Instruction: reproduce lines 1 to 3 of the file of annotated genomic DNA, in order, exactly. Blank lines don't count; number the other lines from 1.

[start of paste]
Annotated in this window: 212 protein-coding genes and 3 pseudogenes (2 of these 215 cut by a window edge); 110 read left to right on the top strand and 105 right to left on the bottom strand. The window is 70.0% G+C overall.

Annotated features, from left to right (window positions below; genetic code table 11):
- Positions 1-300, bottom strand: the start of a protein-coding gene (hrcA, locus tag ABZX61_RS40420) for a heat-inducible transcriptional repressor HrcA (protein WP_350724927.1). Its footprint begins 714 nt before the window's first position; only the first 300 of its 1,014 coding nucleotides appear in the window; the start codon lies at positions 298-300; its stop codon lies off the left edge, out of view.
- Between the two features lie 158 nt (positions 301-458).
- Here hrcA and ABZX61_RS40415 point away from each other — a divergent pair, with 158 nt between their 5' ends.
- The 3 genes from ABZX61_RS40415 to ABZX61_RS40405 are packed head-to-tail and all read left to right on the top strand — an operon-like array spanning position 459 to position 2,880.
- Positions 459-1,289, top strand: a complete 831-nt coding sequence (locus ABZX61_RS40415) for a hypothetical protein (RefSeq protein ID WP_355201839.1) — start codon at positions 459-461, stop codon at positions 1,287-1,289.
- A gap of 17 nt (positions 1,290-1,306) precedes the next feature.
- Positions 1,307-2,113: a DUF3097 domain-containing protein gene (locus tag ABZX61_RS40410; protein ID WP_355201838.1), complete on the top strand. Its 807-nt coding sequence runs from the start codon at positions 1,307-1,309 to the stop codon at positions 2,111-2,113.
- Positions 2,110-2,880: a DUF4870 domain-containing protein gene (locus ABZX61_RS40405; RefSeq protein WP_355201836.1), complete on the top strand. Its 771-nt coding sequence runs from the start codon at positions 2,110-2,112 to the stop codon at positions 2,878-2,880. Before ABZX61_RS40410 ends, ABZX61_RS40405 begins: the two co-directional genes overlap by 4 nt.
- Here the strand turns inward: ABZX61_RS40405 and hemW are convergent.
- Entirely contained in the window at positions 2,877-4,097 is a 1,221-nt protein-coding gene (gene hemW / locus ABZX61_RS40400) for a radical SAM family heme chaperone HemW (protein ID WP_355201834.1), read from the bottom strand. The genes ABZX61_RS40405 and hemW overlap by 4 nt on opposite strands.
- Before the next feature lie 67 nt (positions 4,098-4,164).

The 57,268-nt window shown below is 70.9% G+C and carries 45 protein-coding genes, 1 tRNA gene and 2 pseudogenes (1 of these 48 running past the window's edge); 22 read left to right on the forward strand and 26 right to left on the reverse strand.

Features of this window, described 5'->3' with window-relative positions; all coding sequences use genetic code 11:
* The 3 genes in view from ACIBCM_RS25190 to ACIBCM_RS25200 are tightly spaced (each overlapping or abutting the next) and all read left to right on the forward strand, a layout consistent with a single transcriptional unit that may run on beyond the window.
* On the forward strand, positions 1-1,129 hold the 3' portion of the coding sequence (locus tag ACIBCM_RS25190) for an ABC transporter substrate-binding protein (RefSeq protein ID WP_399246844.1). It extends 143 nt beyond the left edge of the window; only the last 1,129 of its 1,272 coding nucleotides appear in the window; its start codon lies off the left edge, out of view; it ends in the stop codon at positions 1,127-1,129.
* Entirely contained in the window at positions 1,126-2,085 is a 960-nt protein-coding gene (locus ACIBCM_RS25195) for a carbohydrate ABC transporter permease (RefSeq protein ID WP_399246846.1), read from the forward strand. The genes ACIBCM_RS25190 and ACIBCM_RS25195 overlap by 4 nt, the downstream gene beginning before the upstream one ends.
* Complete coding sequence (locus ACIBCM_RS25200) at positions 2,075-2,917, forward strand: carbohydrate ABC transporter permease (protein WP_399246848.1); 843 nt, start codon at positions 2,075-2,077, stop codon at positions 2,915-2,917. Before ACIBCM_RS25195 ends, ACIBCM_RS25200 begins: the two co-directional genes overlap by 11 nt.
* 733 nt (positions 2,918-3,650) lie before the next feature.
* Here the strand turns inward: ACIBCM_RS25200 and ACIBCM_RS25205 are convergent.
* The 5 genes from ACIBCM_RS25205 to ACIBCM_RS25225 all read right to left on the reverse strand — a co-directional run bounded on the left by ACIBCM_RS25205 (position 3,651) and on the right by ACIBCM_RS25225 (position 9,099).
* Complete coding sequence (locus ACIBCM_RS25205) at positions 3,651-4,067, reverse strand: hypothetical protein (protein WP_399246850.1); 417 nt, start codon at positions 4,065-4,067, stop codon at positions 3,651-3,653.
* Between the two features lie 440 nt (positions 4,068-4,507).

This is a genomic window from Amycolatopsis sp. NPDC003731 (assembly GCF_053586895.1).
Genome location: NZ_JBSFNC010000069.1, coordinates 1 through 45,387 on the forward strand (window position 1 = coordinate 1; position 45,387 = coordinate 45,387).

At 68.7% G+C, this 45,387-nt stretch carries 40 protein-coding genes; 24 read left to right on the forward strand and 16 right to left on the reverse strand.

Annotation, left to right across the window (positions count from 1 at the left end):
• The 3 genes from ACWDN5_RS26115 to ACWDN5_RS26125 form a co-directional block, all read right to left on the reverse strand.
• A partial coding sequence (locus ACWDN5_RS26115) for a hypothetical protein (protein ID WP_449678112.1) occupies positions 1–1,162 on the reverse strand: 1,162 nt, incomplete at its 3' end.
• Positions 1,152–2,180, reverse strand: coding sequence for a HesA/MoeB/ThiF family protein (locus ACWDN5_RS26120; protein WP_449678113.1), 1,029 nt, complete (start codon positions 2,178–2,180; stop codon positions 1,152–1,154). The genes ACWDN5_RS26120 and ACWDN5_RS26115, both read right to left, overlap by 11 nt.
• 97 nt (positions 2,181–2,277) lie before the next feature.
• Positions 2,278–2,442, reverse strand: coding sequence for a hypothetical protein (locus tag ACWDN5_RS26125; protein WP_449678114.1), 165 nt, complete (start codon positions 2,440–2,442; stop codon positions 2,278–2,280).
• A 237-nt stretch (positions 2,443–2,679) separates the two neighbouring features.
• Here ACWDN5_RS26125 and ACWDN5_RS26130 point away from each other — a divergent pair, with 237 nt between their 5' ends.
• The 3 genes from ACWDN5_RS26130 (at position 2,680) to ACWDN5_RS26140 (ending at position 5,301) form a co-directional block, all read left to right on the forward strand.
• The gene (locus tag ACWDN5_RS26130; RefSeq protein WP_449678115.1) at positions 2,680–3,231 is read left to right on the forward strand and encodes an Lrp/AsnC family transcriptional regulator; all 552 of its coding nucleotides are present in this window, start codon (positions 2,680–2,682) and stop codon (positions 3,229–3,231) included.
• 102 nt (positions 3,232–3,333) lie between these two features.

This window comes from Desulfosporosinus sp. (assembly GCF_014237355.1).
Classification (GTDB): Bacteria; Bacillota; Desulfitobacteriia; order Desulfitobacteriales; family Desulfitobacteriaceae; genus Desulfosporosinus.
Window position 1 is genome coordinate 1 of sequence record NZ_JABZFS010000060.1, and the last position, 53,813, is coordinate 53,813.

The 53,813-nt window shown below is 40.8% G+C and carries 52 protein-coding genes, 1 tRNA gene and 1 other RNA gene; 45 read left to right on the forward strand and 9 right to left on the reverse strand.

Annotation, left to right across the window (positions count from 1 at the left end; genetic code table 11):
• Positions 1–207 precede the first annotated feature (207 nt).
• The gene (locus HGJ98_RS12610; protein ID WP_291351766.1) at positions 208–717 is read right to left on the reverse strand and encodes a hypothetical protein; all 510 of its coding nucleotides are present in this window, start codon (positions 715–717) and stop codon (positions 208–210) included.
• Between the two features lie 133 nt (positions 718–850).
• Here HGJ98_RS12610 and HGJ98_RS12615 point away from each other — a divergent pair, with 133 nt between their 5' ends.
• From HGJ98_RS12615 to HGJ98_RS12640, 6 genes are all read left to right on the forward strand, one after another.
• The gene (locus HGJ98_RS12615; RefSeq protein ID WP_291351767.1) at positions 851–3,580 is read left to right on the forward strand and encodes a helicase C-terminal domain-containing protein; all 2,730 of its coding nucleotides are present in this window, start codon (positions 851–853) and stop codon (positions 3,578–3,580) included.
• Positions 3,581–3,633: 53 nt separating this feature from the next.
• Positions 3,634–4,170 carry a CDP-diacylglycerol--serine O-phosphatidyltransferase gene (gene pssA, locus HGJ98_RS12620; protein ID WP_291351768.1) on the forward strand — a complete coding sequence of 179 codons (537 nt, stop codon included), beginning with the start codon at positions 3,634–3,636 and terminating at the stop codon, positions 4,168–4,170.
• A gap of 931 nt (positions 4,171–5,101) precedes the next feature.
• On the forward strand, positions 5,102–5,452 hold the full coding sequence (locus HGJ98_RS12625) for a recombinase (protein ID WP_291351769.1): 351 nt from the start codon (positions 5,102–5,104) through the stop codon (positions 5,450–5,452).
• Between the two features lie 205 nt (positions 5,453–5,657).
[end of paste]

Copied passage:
Annotated in this window: 212 protein-coding genes and 3 pseudogenes (2 of these 215 cut by a window edge); 110 read left to right on the top strand and 105 right to left on the bottom strand. The window is 70.0% G+C overall.

Annotated features, from left to right (window positions below; genetic code table 11):
- Positions 1-300, bottom strand: the start of a protein-coding gene (hrcA, locus tag ABZX61_RS40420) for a heat-inducible transcriptional repressor HrcA (protein WP_350724927.1). Its footprint begins 714 nt before the window's first position; only the first 300 of its 1,014 coding nucleotides appear in the window; the start codon lies at positions 298-300; its stop codon lies off the left edge, out of view.